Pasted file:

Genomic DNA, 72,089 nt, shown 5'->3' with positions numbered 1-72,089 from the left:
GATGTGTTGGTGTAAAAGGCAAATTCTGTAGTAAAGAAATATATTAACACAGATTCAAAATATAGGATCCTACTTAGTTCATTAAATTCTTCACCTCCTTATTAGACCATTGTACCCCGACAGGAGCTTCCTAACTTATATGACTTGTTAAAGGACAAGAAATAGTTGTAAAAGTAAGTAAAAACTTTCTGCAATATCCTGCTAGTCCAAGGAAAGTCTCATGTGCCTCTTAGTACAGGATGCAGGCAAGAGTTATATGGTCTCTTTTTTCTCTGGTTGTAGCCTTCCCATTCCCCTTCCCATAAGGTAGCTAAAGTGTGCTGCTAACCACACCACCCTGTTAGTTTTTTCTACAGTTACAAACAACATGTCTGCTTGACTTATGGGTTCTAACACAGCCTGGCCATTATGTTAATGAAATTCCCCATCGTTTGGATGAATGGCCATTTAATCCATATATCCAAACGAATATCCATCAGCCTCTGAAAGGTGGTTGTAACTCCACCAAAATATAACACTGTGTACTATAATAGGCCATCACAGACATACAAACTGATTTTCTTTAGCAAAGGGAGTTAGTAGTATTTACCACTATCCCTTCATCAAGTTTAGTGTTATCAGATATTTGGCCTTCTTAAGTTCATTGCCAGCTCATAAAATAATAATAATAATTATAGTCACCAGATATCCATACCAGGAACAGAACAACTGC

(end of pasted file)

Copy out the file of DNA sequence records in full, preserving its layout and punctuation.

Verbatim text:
Genomic DNA, 72,089 nt, shown 5'->3' with positions numbered 1-72,089 from the left:
GATGTGTTGGTGTAAAAGGCAAATTCTGTAGTAAAGAAATATATTAACACAGATTCAAAATATAGGATCCTACTTAGTTCATTAAATTCTTCACCTCCTTATTAGACCATTGTACCCCGACAGGAGCTTCCTAACTTATATGACTTGTTAAAGGACAAGAAATAGTTGTAAAAGTAAGTAAAAACTTTCTGCAATATCCTGCTAGTCCAAGGAAAGTCTCATGTGCCTCTTAGTACAGGATGCAGGCAAGAGTTATATGGTCTCTTTTTTCTCTGGTTGTAGCCTTCCCATTCCCCTTCCCATAAGGTAGCTAAAGTGTGCTGCTAACCACACCACCCTGTTAGTTTTTTCTACAGTTACAAACAACATGTCTGCTTGACTTATGGGTTCTAACACAGCCTGGCCATTATGTTAATGAAATTCCCCATCGTTTGGATGAATGGCCATTTAATCCATATATCCAAACGAATATCCATCAGCCTCTGAAAGGTGGTTGTAACTCCACCAAAATATAACACTGTGTACTATAATAGGCCATCACAGACATACAAACTGATTTTCTTTAGCAAAGGGAGTTAGTAGTATTTACCACTATCCCTTCATCAAGTTTAGTGTTATCAGATATTTGGCCTTCTTAAGTTCATTGCCAGCTCATAAAATAATAATAATAATTATAGTCACCAGATATCCATACCAGGAACAGAACAACTGC